And then he rode that bucking bronc,
And not once did he fall.

He gave it everything he had,
And the crowd there cheered him on.
He'd drawn the bronc to ride --
The one they called Midnight Dawn.

That horse bucked and he bucked hard.
He bucked up and down, and to the left and right.
And with a spin tried to unseat the young cowpoke
That sat his back this night.

The eight second bell could scarcely be heard
Above the noise of the crowd.
Their cheers and whistles told the little cowpoke
That of him they were proud.

And when the cheering quit,
He felt no remorse --
He'd had himself quite a ride
On Midnight Dawn -- his favorite stick horse!

2000, Janice N. Chapman, All rights reserved
This poem may not be reprinted or reposted without the author's written permission.

Cattle Moving Day

The sun that scorched the prairie grass
Burned down upon the cattle's backs.
And broiled us and our saddled stock
As we tried hard to pick up their tracks,

On hardened ground and sunbaked tufts
Of grass that mostly broke beneath a critter's weight.
But we had to get them moved
And so such was our fate,

To ride amid the sweltering heat
On this breezeless summer day.
We bunched the cattle that we had
Then went for the ones that had gone astray.

The perspiration soaked our clothes
And also soaked our mounts.
And with the sun so beaming down
We finally had our counts.

The critters fought us all the way
To the corrals we put them in.
A bawling, milling, sweating herd,
And sweating weary mounts and men.

We all saw to our horses then
And cooled each one of them out.
We'll need them again tomorrow,
Of that there is no doubt.

Then weary, smelly, dust caked men
Sought a cooling water trough,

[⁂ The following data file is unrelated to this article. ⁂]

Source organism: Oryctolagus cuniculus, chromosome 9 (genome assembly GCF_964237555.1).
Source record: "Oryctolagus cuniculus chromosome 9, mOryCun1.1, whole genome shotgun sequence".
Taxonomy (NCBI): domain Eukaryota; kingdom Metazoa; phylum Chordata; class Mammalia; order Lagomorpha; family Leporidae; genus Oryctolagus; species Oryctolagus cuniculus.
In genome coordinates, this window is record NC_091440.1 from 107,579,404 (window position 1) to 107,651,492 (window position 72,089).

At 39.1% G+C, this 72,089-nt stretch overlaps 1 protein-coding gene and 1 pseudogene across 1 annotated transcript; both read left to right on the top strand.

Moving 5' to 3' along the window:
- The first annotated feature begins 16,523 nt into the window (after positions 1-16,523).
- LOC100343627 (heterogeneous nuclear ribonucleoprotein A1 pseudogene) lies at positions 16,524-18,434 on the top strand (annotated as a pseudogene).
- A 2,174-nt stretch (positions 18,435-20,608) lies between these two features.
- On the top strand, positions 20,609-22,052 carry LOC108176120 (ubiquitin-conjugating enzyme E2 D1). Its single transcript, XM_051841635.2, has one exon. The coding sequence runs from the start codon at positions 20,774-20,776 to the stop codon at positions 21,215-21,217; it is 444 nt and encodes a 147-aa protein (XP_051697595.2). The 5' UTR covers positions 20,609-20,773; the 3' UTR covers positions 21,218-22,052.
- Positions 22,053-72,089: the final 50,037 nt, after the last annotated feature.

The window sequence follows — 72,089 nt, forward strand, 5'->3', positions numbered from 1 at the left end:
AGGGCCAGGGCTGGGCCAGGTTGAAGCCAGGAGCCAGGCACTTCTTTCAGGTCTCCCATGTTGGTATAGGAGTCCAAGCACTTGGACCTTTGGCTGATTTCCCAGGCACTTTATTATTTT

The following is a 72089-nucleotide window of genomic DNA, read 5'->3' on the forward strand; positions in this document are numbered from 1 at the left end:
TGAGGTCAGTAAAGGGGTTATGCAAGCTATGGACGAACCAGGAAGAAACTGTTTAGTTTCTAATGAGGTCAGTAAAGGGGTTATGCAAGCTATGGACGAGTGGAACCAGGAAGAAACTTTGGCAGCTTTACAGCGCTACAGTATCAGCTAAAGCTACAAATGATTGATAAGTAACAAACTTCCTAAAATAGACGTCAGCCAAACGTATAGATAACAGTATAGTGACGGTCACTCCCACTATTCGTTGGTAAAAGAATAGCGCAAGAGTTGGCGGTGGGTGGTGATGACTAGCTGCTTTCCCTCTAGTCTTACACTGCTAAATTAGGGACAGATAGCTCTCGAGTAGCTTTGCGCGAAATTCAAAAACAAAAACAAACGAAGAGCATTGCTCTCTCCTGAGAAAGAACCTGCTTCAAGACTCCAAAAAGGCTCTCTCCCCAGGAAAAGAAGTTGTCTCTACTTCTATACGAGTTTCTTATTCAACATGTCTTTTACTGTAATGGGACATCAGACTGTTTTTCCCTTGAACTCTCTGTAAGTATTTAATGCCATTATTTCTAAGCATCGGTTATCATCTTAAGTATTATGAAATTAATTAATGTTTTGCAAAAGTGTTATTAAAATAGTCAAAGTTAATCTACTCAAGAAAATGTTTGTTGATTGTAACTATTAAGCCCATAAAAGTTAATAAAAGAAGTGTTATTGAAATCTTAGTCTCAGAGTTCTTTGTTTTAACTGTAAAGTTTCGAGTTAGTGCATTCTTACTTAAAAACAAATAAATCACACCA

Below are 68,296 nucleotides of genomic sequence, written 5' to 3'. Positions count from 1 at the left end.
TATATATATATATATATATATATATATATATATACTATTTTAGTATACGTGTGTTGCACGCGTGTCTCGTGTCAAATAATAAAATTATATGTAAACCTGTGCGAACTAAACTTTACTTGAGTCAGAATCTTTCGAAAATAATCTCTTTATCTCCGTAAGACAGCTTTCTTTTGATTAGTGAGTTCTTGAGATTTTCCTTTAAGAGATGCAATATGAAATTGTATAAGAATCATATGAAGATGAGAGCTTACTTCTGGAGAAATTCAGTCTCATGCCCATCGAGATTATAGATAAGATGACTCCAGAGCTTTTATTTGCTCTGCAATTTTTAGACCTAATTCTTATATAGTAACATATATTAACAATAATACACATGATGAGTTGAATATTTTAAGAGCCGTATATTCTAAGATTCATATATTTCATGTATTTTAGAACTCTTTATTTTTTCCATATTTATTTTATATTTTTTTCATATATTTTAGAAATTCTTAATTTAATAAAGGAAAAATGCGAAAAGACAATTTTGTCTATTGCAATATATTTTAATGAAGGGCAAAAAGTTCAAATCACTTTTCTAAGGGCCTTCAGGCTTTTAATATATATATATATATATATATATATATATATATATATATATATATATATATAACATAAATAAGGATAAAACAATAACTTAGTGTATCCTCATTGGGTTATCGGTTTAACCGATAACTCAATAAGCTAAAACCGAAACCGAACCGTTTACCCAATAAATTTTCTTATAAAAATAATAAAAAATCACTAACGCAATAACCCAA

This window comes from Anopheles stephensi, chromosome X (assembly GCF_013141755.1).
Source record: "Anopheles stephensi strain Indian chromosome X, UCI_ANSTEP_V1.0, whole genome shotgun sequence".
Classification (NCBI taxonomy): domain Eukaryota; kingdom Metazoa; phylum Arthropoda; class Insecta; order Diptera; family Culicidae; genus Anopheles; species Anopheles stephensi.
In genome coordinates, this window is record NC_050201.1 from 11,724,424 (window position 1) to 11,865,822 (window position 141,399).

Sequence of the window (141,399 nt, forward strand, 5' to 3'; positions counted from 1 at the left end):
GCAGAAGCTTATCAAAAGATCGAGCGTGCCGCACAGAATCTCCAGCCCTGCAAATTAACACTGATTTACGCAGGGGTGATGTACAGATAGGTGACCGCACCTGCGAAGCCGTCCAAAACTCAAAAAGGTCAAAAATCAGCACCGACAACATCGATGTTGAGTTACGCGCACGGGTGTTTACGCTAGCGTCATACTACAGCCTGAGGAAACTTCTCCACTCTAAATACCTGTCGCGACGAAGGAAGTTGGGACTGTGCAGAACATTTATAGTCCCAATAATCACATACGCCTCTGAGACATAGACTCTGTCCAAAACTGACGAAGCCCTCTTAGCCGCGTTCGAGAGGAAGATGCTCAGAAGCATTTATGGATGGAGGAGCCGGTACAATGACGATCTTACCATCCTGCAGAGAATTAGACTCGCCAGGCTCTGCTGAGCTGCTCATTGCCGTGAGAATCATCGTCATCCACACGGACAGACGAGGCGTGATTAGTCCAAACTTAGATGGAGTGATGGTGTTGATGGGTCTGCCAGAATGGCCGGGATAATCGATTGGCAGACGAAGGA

Where we could bathe and cool down a bit
And get the day's stench off.

Tomorrow will be another day,
But at least the cattle are in.
And tomorrow morn before we start,
We'll run the count again.

Janice N. Chapman, August 2, 2000, All rights reserved
This poem may not be reprinted or reposted without the author's written permission.


Curse the Winter Ride


For a man or beast to face the cold
Boy, it should be a sin,
To have to find and try to drive
Strayed cattle against this cold bitter wind.

Curse the job that put me here
On this freezing mountain side,
And curse the cattle that had to stray,
Making it necessary for this ride.

I stopped to make a small camp fire,
Haunched against the cold,
Cursing everything within a distance
Of this nearly frozen soul.

Curse the wind that chills my bones,
And keeps tryin' to put out my fire,
But a meal's a must in spite of the winds that gust,
Even for a man for hire.

My horse, he snorts and stamps an impatient foot,
And shakes himself to help ward off the cold.
He probably curses a foolish man squatted by the fire,
That brought him from his warm stall out into the cold.

But the fire she finally blazed,
And the meal warmed me inside.
Then I put it out and mounted again
To continue the searching ride.

There's places it seems that cattle dream
To challenge a man's integrity--